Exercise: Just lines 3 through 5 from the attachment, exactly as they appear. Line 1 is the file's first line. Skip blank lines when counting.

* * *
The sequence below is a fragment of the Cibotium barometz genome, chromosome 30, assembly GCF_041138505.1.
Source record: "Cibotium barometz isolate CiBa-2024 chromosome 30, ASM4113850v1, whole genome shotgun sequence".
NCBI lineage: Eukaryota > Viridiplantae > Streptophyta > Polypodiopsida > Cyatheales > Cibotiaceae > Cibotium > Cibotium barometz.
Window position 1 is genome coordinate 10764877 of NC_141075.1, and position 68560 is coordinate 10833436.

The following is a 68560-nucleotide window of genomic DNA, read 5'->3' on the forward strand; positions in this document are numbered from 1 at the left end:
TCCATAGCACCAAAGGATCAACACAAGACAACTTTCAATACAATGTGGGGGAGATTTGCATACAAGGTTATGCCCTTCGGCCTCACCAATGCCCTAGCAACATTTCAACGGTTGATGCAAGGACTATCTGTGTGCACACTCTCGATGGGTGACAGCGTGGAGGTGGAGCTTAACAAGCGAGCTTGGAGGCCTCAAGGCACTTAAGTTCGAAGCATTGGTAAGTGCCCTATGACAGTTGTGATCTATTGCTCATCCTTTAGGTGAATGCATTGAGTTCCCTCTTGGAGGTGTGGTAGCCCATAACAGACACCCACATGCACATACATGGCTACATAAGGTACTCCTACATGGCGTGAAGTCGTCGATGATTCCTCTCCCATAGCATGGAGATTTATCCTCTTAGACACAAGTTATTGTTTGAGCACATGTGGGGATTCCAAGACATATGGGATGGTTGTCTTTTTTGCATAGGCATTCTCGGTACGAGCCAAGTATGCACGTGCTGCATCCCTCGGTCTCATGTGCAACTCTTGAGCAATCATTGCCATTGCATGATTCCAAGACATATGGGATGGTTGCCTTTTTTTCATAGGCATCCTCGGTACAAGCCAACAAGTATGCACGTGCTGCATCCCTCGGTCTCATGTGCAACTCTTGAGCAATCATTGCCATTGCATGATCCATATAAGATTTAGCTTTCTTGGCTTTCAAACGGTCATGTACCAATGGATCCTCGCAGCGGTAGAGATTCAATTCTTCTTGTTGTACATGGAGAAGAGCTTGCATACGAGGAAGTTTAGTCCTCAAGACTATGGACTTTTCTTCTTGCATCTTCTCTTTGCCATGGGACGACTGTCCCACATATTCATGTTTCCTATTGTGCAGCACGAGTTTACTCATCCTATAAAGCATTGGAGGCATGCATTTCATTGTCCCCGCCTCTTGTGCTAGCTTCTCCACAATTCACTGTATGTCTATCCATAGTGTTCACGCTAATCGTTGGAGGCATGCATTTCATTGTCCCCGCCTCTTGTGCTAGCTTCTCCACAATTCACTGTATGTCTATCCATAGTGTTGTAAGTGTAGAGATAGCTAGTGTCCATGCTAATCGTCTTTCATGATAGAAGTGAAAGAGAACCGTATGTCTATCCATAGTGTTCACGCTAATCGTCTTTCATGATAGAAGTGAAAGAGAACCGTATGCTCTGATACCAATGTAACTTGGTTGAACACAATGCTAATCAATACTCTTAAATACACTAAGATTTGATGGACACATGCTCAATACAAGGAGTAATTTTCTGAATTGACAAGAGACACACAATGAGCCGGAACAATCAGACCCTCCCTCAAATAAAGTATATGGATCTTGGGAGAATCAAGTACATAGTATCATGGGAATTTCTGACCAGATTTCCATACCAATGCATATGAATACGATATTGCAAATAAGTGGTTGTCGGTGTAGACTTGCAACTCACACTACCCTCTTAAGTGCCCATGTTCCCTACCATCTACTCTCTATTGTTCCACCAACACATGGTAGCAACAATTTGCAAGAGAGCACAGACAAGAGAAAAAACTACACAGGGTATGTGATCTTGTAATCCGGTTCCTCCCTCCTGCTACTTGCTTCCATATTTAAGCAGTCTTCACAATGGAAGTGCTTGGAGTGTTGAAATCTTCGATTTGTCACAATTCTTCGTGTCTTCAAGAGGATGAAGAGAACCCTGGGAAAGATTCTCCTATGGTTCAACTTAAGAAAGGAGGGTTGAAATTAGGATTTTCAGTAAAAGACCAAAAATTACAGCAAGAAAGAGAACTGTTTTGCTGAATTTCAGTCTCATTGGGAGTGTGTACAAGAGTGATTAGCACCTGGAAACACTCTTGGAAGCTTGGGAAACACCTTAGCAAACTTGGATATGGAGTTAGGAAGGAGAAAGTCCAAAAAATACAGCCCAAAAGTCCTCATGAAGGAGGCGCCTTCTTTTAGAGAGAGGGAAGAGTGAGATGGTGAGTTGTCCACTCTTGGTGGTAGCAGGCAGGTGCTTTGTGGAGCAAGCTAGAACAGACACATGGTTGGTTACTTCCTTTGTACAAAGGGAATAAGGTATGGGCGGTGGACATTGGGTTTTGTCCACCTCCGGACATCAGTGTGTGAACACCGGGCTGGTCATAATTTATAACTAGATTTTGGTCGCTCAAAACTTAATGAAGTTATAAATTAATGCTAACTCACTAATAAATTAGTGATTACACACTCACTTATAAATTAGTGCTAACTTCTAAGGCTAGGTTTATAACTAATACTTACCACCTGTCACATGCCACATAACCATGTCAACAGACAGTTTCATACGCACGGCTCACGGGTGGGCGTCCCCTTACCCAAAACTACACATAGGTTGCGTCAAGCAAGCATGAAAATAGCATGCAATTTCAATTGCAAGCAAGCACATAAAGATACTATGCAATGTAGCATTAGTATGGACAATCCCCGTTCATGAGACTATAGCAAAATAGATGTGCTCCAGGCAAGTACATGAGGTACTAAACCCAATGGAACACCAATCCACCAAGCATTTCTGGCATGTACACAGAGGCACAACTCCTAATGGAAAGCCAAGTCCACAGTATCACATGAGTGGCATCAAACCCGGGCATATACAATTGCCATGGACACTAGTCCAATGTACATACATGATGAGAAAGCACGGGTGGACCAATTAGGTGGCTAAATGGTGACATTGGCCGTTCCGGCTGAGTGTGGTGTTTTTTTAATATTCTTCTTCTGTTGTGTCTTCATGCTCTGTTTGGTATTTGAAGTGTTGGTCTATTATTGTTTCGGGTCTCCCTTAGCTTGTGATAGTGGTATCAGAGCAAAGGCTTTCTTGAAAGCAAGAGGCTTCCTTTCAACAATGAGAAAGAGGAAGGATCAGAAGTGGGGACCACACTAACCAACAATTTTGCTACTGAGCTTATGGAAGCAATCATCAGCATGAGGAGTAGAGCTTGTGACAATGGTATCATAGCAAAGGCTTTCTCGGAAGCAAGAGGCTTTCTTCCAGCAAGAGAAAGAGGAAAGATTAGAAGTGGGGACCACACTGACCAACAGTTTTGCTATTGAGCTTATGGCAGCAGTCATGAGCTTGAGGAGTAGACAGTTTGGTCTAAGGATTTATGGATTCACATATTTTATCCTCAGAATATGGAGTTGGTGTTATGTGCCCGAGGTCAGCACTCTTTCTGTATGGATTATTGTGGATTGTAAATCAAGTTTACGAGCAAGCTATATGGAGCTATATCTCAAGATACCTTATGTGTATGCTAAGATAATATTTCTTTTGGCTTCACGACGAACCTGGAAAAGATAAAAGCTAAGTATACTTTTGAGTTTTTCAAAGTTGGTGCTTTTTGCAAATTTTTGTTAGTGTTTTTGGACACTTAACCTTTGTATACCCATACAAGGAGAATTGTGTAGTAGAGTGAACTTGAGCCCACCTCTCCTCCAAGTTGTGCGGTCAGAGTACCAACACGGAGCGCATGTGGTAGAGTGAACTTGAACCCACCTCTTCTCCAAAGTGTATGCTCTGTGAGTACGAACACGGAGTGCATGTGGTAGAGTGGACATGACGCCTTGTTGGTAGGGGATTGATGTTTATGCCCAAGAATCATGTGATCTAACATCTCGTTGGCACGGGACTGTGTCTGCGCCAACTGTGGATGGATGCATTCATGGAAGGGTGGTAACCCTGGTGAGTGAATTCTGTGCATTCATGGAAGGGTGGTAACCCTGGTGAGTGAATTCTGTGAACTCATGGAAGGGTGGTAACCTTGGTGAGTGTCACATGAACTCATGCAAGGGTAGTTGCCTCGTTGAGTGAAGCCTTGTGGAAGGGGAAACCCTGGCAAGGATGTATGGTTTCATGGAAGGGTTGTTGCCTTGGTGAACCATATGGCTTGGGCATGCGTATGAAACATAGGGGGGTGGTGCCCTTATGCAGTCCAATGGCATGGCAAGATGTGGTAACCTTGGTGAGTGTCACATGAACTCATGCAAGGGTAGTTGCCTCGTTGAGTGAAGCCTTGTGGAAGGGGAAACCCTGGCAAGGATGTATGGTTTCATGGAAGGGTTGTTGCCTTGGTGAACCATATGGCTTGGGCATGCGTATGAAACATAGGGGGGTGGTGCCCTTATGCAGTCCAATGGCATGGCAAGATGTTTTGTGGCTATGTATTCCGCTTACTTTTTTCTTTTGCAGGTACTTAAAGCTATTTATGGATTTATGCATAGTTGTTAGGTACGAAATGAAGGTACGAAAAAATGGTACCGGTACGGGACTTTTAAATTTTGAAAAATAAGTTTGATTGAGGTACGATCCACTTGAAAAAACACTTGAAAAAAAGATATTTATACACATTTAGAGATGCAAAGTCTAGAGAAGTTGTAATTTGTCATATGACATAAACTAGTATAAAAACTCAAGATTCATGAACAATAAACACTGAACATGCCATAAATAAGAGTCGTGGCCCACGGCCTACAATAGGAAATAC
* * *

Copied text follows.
NCBI lineage: Eukaryota > Viridiplantae > Streptophyta > Polypodiopsida > Cyatheales > Cibotiaceae > Cibotium > Cibotium barometz.
Window position 1 is genome coordinate 10764877 of NC_141075.1, and position 68560 is coordinate 10833436.

The following is a 68560-nucleotide window of genomic DNA, read 5'->3' on the forward strand; positions in this document are numbered from 1 at the left end: